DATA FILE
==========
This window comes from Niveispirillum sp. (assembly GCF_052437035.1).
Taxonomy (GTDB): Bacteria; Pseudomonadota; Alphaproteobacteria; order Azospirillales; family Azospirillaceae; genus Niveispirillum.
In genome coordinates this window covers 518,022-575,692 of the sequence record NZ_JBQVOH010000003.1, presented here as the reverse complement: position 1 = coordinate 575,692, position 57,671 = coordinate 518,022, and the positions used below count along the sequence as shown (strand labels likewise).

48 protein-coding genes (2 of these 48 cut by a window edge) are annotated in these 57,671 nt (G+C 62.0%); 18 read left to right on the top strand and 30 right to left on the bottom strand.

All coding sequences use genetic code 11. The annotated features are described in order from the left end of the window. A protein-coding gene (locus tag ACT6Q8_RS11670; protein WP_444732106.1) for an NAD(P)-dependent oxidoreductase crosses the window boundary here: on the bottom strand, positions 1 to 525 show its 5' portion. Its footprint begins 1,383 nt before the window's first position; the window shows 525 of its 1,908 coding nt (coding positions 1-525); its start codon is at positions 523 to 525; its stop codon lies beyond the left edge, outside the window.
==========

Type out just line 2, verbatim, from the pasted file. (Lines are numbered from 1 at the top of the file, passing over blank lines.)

Taxonomy (GTDB): Bacteria; Pseudomonadota; Alphaproteobacteria; order Azospirillales; family Azospirillaceae; genus Niveispirillum.